Georgia's Finance Minister Nodar Khaduri said on 5 July, the country's economic growth will fall short of forecasted six percent. Talking at the closing ceremony of IMF Institute's training course at Georgia's Academy of Ministry of Finance, Khaduri noted that the economic growth does not depend on investments alone.
"This depends on processes going on in our trade partner countries. If our exports to Turkey decrease, the country's economic growth will not be high," said the finance minister.
According to Khaduri, he meets with potential investors daily but "investments, unfortunately, do not bring results overnight."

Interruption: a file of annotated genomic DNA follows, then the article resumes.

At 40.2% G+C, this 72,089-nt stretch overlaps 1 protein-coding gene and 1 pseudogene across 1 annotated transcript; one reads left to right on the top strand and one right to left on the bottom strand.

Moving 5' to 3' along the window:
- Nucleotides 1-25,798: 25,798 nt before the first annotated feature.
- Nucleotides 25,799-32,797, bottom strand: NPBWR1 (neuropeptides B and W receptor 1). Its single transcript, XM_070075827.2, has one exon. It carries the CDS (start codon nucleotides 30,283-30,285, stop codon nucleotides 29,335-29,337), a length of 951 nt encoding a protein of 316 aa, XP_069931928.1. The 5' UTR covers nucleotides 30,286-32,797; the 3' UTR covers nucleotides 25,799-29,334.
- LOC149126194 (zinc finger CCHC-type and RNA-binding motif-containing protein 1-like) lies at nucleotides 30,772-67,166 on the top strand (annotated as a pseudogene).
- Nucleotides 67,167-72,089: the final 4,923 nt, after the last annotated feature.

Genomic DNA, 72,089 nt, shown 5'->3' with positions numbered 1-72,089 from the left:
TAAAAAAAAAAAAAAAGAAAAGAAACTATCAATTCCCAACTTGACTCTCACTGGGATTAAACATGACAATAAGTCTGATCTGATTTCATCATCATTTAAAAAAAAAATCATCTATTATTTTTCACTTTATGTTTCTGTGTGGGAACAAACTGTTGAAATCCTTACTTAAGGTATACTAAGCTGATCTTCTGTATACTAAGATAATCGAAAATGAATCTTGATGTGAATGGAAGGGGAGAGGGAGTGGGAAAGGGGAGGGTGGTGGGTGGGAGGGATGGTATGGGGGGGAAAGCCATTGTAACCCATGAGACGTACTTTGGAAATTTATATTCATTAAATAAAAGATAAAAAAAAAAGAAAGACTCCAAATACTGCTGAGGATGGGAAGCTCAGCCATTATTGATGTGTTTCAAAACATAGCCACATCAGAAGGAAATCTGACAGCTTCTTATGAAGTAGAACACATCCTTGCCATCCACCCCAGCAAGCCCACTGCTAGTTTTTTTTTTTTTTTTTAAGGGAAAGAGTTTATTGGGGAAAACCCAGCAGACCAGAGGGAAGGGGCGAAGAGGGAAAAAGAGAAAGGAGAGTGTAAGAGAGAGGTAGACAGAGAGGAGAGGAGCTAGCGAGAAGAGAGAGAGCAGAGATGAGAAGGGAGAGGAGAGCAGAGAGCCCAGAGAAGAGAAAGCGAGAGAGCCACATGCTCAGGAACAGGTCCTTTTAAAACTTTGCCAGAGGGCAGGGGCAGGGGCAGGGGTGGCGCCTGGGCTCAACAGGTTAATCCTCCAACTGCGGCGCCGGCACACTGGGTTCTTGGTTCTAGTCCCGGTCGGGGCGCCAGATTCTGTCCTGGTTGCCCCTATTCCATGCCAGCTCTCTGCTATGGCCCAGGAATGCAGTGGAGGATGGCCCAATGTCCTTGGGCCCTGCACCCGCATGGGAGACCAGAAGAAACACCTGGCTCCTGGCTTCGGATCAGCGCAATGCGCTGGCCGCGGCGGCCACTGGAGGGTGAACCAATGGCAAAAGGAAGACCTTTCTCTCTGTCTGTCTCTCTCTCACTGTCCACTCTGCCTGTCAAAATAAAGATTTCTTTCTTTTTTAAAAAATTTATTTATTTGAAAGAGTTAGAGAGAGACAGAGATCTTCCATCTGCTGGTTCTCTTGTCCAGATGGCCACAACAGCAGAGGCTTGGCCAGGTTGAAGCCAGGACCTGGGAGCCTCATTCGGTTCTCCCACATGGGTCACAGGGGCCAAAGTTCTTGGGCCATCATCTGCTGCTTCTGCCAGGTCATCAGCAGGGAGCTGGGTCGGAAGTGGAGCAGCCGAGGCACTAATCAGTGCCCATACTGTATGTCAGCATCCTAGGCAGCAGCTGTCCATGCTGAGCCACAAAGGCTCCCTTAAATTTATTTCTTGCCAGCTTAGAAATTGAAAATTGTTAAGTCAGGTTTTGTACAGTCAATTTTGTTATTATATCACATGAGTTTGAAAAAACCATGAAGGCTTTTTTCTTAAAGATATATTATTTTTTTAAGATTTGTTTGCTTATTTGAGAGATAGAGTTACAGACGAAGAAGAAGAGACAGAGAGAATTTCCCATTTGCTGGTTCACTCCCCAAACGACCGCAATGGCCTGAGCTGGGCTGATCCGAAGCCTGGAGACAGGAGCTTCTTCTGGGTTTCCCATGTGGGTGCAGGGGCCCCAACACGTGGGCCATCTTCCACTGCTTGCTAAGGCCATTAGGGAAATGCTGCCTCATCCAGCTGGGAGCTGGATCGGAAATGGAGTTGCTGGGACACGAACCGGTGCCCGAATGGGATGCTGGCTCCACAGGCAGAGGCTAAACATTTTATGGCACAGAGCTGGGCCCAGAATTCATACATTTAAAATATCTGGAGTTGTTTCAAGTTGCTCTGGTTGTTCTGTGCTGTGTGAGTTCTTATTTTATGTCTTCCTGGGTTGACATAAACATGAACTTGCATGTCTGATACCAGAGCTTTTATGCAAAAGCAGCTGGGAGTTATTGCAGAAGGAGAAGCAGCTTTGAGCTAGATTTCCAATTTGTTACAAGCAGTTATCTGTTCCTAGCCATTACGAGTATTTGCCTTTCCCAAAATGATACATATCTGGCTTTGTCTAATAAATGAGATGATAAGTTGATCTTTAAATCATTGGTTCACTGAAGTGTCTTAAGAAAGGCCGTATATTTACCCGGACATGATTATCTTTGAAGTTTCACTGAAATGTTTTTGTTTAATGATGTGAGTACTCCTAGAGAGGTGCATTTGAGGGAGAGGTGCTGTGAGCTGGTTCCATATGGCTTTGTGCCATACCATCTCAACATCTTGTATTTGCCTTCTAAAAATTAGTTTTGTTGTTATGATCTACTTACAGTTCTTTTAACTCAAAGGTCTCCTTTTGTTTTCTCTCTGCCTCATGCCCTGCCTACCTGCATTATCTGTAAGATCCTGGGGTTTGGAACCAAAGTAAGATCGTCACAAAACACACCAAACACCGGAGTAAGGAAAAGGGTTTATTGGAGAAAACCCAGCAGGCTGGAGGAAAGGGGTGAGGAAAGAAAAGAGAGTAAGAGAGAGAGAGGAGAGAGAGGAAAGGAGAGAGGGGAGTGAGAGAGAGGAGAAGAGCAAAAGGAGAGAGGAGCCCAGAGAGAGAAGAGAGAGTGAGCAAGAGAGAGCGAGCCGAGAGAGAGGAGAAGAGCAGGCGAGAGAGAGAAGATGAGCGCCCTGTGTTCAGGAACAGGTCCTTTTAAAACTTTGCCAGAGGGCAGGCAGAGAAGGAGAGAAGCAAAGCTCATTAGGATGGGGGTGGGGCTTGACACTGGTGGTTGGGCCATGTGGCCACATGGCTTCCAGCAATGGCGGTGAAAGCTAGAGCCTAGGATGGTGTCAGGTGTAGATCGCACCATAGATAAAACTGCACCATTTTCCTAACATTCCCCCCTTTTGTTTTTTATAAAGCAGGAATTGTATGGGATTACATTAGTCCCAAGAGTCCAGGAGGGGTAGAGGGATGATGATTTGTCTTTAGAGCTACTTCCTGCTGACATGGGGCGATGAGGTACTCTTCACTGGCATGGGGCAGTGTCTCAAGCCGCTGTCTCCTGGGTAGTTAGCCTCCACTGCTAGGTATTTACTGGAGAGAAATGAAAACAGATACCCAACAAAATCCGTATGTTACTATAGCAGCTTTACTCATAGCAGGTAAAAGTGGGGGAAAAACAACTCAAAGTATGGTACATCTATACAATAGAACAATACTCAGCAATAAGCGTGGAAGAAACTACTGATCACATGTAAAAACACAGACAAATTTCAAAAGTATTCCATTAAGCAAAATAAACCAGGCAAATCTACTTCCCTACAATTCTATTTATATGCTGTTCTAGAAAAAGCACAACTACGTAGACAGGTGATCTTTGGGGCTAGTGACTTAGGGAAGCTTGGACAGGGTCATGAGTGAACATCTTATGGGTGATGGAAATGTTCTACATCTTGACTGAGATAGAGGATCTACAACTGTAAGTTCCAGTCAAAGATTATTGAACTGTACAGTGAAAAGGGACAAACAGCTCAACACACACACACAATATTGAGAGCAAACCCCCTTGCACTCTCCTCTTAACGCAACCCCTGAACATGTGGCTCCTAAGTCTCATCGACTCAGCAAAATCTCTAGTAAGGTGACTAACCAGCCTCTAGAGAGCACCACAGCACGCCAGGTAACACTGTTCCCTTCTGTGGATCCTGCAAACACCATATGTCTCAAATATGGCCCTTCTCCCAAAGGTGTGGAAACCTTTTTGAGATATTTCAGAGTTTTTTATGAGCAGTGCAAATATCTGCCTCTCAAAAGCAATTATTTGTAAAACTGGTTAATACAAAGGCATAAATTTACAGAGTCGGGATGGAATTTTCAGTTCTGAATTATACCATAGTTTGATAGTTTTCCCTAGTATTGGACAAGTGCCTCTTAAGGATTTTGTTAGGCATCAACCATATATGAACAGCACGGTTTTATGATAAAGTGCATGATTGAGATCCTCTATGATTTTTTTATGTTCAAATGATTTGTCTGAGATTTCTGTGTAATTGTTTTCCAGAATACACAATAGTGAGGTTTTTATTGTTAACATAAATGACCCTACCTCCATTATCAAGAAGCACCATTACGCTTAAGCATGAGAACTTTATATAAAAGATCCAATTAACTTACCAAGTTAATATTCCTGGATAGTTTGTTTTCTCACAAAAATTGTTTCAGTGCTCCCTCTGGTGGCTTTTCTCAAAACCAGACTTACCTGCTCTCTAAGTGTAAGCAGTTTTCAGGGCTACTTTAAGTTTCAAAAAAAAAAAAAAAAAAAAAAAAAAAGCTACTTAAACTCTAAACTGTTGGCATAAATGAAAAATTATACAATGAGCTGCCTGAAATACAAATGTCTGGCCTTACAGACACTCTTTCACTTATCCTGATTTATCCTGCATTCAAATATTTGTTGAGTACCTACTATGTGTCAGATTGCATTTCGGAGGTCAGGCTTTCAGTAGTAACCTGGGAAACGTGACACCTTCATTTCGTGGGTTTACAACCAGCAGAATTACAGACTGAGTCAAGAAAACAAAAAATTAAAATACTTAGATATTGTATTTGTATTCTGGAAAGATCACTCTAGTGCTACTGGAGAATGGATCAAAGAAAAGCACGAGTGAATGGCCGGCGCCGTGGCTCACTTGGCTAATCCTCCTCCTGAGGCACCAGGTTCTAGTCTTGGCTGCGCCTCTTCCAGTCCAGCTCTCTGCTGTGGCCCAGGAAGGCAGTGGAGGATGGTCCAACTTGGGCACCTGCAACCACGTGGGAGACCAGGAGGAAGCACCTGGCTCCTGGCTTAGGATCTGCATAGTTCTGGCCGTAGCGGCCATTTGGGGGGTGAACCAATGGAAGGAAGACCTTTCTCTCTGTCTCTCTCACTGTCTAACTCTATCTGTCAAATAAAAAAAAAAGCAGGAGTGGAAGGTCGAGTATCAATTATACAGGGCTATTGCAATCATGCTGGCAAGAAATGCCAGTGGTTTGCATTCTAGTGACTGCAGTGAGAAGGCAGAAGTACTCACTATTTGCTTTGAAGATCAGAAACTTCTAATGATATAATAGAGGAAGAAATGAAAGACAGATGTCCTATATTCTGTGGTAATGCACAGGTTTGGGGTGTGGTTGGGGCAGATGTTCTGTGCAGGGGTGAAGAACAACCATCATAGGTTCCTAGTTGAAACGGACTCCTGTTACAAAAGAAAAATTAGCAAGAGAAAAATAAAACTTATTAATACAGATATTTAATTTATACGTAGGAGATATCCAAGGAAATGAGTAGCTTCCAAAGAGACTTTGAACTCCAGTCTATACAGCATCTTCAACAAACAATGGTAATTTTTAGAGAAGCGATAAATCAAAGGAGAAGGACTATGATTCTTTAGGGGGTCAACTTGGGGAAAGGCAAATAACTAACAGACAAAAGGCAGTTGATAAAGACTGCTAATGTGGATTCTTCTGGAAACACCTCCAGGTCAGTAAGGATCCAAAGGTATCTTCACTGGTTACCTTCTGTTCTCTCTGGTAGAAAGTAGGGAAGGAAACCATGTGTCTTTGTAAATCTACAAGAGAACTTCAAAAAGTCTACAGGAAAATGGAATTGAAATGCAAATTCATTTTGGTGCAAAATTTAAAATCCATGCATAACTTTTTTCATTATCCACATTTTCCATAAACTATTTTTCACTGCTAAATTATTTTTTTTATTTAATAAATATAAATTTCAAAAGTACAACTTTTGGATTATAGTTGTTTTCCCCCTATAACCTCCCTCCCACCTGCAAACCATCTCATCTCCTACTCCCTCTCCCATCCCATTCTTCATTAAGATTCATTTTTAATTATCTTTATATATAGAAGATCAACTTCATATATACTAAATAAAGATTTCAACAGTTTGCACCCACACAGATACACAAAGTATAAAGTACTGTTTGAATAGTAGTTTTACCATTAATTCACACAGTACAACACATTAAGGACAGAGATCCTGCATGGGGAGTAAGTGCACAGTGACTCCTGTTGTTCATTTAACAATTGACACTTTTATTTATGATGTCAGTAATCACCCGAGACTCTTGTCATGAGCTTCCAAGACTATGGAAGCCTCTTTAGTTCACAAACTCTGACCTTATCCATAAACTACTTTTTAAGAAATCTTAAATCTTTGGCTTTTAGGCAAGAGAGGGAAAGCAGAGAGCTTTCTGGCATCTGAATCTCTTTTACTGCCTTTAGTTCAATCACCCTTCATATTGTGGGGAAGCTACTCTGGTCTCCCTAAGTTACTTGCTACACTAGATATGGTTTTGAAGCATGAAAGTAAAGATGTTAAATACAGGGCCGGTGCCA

In response to Tabula's question whether the 2013 budget will be revised because of the slowdown in economic growth, the finance minister said that "all promised budget expenditures will be made and there will be no need to cut spending." However, he has not specified where the budget will receive revenues from.
Two days ago, the Minister of Economy and Sustainable Development, Giorgi Kvirikashvili, made a similar statement saying the forecasted economic growth of six percent is "unrealistic."
The Georgian government forecasted the economic growth of six percent in 2013. Over the past few months, however, the IMF, the EBRD and the Fitch Rating significantly scaled down the indicators of the country's economic growth. The National Bank of Georgia cut the forecast as well.